Wednesday, November 25, 2009

My Grandma And Sweet Potatoes

I've been thinking about a Thanksgiving blog for a few days; everything I thought of seemed pretty trite. Kerry and I are blessed with so many good things and our families are all doing so well. It would have been one of those yadda-yadda lists that would have bored everyone. Living this life is wonderful; writing about it really isn't.

Then this morning Mark called to get the recipe for my grandma's sweet potatoes. As I gave it to him I realized that I should write about her; she has been giving back to the family for so many years even though she's been dead since 1970.

I loved and still love my grandma more than any other woman in my life. She was there for me so many times when my own mother wasn't. As I've written before, loving was not an adjective anyone would have used for my family. On the outside we looked perfect, but within the confines of the house life was pretty awful.

Grandma was a Locavore long before the term was coined. All she had was local; she cooked it simply and well. Her pork chops with gravy and mashed potatoes were to die for. And her creamed corn did not come from a can. Her seasonings: salt and pepper. I remember helping her make applesauce from their backyard apple tree when I was very small.

She believed that meat was not really good for you but chocolate held the secret to longevity; she lived to be nearly 90. Her favorite was chocolate-covered cherries. My teeth hurt just thinking about how sweet they are. During the depression when money was short she made butter and sugar sandwiches for dessert. I still make them.

I was named for her (Kathleen), but her nickname was Kit not Kathy. She was a lot shorter than I am which means she was really short. Tiny feet in those old-lady black leather lace-up shoes with a short heel. She wore a corset, which was the cause of at least one trip to the emergency room. She was having trouble breathing; the doctor diagnosed a too-tight corset. Got a new one and breathing was fine. I'm not sure she would have had enough muscle tone to sit up without the corset.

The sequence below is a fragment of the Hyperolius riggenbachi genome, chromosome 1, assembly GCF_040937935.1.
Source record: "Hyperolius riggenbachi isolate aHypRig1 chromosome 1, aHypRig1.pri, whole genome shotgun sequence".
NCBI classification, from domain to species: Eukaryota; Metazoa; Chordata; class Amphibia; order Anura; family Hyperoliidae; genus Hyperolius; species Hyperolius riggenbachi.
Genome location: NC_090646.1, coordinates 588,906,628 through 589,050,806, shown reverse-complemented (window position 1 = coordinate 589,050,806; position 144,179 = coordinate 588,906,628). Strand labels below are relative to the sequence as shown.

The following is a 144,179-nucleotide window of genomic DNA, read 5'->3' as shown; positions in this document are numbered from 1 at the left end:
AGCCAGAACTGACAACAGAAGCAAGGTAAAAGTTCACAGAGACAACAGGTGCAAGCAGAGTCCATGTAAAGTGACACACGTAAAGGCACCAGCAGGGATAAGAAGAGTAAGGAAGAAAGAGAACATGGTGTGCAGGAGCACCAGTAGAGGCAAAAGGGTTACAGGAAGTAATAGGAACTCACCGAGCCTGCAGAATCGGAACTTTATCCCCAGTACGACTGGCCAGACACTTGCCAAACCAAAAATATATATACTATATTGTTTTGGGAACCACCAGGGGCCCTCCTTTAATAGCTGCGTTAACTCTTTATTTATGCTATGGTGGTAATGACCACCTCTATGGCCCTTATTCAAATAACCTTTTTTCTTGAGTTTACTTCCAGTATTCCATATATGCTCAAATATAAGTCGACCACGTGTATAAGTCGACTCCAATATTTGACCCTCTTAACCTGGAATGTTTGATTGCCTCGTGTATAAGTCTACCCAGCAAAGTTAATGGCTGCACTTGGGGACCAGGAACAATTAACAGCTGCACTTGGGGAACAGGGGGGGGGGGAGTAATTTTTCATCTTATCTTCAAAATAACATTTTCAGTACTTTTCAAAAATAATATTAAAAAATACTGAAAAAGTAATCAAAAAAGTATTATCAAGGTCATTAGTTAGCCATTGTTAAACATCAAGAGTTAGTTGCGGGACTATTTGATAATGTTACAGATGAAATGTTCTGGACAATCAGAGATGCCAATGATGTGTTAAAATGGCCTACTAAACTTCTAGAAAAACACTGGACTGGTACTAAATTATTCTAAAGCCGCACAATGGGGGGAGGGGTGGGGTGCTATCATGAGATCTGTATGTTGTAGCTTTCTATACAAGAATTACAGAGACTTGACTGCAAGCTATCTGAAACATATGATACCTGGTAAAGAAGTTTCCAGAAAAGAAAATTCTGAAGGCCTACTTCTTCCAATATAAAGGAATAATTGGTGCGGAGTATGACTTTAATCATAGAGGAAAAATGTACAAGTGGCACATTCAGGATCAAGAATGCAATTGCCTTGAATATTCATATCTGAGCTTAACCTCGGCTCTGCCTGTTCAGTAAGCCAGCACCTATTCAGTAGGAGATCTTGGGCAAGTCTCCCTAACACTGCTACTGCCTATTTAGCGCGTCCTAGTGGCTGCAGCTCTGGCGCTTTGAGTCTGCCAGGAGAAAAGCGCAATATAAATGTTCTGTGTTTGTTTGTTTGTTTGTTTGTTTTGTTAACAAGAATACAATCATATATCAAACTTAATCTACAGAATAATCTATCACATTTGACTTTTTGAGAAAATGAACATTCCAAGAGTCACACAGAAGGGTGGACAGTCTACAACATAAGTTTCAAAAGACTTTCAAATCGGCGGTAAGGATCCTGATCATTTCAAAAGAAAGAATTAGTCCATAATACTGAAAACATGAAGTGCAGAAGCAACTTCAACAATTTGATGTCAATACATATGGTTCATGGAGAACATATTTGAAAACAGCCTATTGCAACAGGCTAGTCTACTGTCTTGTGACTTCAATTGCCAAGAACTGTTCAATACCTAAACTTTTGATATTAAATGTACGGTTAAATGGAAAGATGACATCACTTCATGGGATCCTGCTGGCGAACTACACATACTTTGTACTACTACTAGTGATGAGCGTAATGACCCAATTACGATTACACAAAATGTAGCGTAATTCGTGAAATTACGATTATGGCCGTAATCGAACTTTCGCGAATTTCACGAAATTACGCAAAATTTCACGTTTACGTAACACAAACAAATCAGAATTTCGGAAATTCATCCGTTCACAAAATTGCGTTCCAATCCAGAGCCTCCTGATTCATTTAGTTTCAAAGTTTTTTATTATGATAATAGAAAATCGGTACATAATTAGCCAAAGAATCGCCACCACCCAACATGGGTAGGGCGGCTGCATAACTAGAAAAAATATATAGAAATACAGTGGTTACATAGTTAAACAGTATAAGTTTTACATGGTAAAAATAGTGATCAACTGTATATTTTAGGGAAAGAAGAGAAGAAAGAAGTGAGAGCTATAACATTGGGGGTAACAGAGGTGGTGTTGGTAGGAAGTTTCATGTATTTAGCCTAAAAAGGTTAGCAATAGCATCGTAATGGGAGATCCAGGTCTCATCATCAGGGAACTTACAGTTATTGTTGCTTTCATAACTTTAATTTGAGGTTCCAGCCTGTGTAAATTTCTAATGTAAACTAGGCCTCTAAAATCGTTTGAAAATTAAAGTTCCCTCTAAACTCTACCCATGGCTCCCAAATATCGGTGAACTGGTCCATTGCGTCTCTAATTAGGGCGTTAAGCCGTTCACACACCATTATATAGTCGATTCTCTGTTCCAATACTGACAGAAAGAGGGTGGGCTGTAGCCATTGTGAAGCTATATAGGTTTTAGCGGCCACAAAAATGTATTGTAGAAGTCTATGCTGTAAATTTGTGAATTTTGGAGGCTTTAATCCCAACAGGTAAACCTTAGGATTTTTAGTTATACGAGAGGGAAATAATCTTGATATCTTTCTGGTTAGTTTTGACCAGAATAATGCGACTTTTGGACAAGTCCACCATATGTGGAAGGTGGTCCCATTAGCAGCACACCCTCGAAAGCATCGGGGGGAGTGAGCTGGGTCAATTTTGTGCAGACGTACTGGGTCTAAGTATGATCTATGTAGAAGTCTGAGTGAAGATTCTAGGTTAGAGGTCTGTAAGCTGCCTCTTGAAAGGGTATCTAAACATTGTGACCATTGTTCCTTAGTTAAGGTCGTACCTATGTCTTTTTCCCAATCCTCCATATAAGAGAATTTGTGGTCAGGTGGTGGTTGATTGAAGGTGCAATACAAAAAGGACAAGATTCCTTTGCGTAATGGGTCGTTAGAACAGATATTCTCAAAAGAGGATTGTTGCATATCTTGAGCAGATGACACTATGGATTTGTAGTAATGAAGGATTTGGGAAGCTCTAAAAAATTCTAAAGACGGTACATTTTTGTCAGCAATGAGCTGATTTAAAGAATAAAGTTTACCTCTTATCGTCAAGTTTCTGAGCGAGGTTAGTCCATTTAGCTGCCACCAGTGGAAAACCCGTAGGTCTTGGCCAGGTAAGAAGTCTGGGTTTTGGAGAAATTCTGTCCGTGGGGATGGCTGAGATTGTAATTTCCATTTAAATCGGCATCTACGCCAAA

But back to the sweet potatoes and the phone call. Mark is more precise in his cooking than either my grandma or me. Here's the recipe. Cut sweet potatoes (the ones with red skin) into quarter-inch slices. Layer in a baking dish. Place pats of butter all over the top of the potato slices (usually about half a pound). Pour an entire box of dark brown sugar over everything and press down. Cover tightly with tin foil. Bake for an hour at 350 degrees. When the potatoes are softened, uncover the dish and turn up the oven to 400 degrees. You cook them until they start to caramelize. This is the tricky part. You withdraw a little liquid and then baste with the liquid left. This goes on for up to an hour. Until you finally have these yummy sweet potatoes.

My grandma had a hard life in many ways but still she gave so much love regardless of what happened. She was 29 when she married my grandpa who was 21. Scandalous. She was the old maid school teacher in town. She suffered from depression long before there was any help for her. At one point she simply went to bed for two years. That gene for depression was passed on to my mother, brother, sister and me. She lost her only son in World War II. She had two daughters who did not live to be very old either. My mother killed herself at 54 and Aunt Jerry died of lung cancer in her early 60s. I always wanted Aunt Jerry to be my mother. She was there to save us when my mother got out of control.


Creamy Silver said...

Grandmas have always been the best cooks. I think it's because they use good ingredients and keep it simple. I know mine did.

Kirby3131 said...

Goodness, that's quite a story. I don't know what part to comment on and yet I don't want to say a thing and just let it sink in.

Blessings be to you and I'm grateful to have heard this story.

Kristin - The Goat